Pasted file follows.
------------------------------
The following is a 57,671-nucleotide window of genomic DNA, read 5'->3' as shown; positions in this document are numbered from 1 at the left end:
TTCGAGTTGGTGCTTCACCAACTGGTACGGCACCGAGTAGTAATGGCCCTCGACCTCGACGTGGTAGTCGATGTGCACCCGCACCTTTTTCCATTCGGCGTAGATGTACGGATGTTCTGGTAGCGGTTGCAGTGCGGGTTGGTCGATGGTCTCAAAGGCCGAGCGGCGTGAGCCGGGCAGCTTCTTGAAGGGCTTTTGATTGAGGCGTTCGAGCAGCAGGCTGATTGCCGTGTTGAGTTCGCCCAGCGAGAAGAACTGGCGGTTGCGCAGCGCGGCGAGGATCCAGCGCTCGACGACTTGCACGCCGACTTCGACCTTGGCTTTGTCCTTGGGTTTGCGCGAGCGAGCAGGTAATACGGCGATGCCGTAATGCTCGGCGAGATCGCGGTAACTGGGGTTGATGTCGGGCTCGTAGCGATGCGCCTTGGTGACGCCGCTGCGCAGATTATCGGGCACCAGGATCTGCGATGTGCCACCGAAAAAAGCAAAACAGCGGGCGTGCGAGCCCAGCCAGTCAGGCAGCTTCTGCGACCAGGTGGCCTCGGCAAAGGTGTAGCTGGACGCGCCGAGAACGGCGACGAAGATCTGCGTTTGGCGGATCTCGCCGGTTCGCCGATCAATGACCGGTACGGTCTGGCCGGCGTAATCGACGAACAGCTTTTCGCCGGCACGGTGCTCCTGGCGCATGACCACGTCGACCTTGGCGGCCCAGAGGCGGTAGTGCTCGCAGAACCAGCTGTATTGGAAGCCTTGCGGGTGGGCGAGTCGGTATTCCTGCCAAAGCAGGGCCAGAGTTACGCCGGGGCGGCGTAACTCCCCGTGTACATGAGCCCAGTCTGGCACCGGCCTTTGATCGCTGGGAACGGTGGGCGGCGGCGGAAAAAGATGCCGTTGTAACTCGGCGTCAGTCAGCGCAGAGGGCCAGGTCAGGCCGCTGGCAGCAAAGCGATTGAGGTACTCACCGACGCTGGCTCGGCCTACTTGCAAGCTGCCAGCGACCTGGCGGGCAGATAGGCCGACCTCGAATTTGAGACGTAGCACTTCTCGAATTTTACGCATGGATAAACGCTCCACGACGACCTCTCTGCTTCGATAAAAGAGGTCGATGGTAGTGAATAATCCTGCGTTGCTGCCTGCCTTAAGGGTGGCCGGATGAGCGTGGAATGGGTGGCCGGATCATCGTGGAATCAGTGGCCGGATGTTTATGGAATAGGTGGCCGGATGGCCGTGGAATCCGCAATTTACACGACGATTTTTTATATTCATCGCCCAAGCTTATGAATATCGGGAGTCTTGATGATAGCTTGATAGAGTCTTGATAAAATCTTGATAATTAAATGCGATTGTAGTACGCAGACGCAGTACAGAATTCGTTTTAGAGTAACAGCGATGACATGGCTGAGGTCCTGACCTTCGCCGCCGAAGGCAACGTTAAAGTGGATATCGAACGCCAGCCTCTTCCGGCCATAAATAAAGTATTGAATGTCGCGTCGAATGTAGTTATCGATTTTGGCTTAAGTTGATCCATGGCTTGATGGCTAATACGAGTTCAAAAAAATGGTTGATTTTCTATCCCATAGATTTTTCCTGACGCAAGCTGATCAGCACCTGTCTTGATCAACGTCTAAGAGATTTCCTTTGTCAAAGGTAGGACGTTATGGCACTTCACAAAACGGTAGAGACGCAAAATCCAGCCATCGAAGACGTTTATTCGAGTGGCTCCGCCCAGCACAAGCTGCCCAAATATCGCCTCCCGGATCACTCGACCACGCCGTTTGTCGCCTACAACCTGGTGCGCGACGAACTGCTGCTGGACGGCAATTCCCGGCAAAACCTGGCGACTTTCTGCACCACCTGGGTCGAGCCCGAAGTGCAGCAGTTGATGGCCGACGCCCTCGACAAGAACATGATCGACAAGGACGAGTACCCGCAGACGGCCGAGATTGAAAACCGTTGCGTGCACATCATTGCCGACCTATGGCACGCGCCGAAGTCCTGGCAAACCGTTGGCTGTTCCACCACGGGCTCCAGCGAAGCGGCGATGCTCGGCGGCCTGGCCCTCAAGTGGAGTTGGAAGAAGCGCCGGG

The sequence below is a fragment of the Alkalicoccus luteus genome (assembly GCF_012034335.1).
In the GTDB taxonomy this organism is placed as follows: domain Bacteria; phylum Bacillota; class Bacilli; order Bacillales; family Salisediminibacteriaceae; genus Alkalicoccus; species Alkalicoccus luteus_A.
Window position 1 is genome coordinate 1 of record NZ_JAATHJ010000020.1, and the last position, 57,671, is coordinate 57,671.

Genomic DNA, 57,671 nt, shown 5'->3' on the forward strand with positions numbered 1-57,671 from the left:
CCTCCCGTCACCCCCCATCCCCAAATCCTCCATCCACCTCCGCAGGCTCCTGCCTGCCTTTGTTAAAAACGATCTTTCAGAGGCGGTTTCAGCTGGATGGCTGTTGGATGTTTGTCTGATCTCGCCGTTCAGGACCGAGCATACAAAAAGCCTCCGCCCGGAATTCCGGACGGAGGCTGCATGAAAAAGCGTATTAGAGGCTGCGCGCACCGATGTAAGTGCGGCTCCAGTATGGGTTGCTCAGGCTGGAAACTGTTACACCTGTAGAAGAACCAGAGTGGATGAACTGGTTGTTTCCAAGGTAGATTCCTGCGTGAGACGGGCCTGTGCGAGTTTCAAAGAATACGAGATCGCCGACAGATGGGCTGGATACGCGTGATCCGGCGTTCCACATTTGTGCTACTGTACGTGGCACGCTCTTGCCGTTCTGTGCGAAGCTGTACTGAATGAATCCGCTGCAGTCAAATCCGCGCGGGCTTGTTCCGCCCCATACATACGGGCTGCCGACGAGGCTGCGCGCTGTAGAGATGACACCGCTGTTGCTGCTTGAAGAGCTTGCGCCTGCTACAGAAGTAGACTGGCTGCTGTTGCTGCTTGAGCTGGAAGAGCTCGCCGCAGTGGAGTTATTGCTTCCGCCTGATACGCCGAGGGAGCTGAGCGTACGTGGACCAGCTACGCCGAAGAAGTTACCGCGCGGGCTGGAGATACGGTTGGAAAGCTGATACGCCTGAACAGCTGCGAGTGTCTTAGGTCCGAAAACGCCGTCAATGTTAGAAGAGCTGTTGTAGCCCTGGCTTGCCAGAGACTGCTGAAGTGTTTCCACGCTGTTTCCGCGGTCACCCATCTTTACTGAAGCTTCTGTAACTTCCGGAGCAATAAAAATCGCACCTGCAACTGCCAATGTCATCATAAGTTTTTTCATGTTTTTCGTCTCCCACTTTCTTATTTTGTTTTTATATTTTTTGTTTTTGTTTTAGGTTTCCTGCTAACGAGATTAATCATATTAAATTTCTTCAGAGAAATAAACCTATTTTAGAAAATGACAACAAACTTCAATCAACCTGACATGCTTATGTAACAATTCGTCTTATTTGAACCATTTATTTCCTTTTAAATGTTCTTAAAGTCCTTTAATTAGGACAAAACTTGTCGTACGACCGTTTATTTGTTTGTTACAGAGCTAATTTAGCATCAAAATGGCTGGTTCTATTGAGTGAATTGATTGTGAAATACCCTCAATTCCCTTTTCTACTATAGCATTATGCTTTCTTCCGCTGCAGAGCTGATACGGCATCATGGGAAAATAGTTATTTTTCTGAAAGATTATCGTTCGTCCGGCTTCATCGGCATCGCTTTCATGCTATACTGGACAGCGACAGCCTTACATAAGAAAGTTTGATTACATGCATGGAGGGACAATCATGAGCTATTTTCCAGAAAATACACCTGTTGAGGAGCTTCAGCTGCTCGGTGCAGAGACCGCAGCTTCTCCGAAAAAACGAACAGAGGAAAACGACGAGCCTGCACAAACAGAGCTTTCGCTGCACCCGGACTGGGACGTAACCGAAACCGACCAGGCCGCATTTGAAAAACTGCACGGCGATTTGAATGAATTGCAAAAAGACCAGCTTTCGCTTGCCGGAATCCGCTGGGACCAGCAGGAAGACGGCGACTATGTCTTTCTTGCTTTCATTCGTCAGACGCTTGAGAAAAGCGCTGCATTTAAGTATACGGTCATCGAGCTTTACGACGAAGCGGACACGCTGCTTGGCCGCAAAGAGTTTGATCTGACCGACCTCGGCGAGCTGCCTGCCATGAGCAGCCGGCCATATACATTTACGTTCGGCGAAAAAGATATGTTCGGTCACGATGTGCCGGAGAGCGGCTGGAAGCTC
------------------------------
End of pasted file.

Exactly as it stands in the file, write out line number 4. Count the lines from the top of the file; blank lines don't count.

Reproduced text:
In the GTDB taxonomy this organism is placed as follows: domain Bacteria; phylum Bacillota; class Bacilli; order Bacillales; family Salisediminibacteriaceae; genus Alkalicoccus; species Alkalicoccus luteus_A.